I obtained a Data I/O 2900 programmer at Dayton in rather grotty but
serviceable shape. But it is missing it's little old floppy (the
disk, not the drive). The Data I/O website is silent on this.
Anyone know where to find one?
Also, to add to Ethan's Dayton report: I saw several Ultra 1s
[one going for $5 at the end of Saturday] but no DEC, No SGI
and certainly no Xerox Altos.
This, my friends, is truly, truly hilarious and awesome...
"Digital VAX 6320 PC, approx 5.5 ft high 4 foot deep and 3 foot wide,
needs 3 phase mains to operate.""
A PC that runs on 3 phase...nothing personal about that, LOL!
From: cctalk-bounces at classiccmp.org
[mailto:cctalk-bounces at classiccmp.org] On Behalf Of Dan Williams
Sent: Thursday, June 23, 2005 1:53 PM
To: classiccmp at classiccmp.org
Subject: Vax 6320 on Ebay
Anyone got some space and 3 phase ?
Browsing Wappingers Falls, NY, USA salvation army today and walked past an
Apple Performa 6115 and an Apple PowerPC 7200/120 with 10/100 Ethernet
add-on card! Both work and there is an Apple 14" monitor, keyboard and
video cable adapter too. Talked to the manager lady and she said she'd let
it all go for $14.99 US. I don't do Apples too much and don't have the
money to spend, but if anyone in the area wants em, they are still available.
-John Boffemmyer IV
Just wanted to say thanks for the people who have contributed knowledgebase
articles to the classiccmp knowledgebase (www.classiccmp.org/kb)
I do know that one person here is working on a really good article, should
show up there soon!
So, who wants to spearhead putting in a short knowledgebase article about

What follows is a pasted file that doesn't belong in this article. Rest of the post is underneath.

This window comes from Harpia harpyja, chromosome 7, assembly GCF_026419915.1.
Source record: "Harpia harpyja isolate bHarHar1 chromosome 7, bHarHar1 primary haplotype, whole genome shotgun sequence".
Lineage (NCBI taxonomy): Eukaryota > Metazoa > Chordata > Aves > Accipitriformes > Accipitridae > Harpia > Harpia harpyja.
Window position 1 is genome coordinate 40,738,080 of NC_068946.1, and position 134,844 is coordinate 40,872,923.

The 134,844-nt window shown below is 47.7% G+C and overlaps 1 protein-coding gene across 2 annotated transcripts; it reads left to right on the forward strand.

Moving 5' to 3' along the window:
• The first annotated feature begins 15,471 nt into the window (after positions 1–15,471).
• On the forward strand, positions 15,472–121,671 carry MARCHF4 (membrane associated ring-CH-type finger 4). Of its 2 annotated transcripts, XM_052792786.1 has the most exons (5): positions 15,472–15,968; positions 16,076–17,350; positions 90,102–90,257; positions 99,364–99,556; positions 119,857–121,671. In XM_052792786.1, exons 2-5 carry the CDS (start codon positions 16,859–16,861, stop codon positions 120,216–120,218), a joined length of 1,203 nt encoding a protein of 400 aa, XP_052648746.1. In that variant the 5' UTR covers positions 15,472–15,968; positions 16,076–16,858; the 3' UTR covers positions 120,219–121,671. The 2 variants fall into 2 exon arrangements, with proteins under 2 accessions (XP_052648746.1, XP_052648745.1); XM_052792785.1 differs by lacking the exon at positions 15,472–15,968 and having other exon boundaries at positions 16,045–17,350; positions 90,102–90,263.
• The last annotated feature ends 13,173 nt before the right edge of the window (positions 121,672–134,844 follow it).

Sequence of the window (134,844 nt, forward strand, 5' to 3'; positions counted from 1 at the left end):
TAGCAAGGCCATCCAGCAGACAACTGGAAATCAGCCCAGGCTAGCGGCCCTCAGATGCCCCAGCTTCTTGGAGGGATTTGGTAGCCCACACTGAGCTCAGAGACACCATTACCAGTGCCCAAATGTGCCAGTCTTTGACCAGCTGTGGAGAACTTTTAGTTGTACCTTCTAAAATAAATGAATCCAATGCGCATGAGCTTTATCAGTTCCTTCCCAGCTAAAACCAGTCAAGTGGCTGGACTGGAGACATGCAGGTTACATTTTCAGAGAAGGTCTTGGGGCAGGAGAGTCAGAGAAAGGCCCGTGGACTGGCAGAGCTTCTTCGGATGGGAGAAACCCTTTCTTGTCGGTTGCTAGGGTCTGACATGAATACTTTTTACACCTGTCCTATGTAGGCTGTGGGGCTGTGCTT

hooking HP-IB devices, given the recent discussion :>
>>DEC through the 'golden age' didn't go after that market. They tried
>>target scientific rather than corporate computing.
>One of the oddities is that the 36bit machines the 10s/20s were well
>known for their timesharing with huge nubers of users.
And they did put effort into front-end terminal concentrators on the
models of those systems.
TOPS-10 had a significant influence on the user interfaces of some of
smaller operating systems (RT-11 and RSTS for example), as well as CP/M.
Google for discussions on alt.sys.pdp10 for why this wasn't true for
RSX and VMS.
I suspect that the driving force for tools (esp in TOPS-10) inside DEC
because much of the software development inside of DEC for other CPU
they converted to VAXen was done using cross-development tools on their
timesharing systems (MACY11, etc.) and because 10's were THE machines
to have in
universities (MIT, CMU, etc, etc) if you wanted something that had a
lot of good
tools for a moderate amount of money.
Well, I have good news and I have good news... (and just a little bad news)...
I have now erased a bajangle of eproms, I have quite a few Basics burned
and lots of spare blank carts, so they'll hit the mail soon. I have
tomorrow off, so I'll prolly pack/address/ship then. If not, definitely
over the weekend. Tuesday nite was going to be my "Pack'em up nite" but the
wifeypoo got a line on a good job, so it was transformed into "Rewrite the
Resume nite." Wednesdays are a PITA for me (to work at 7:30am, get out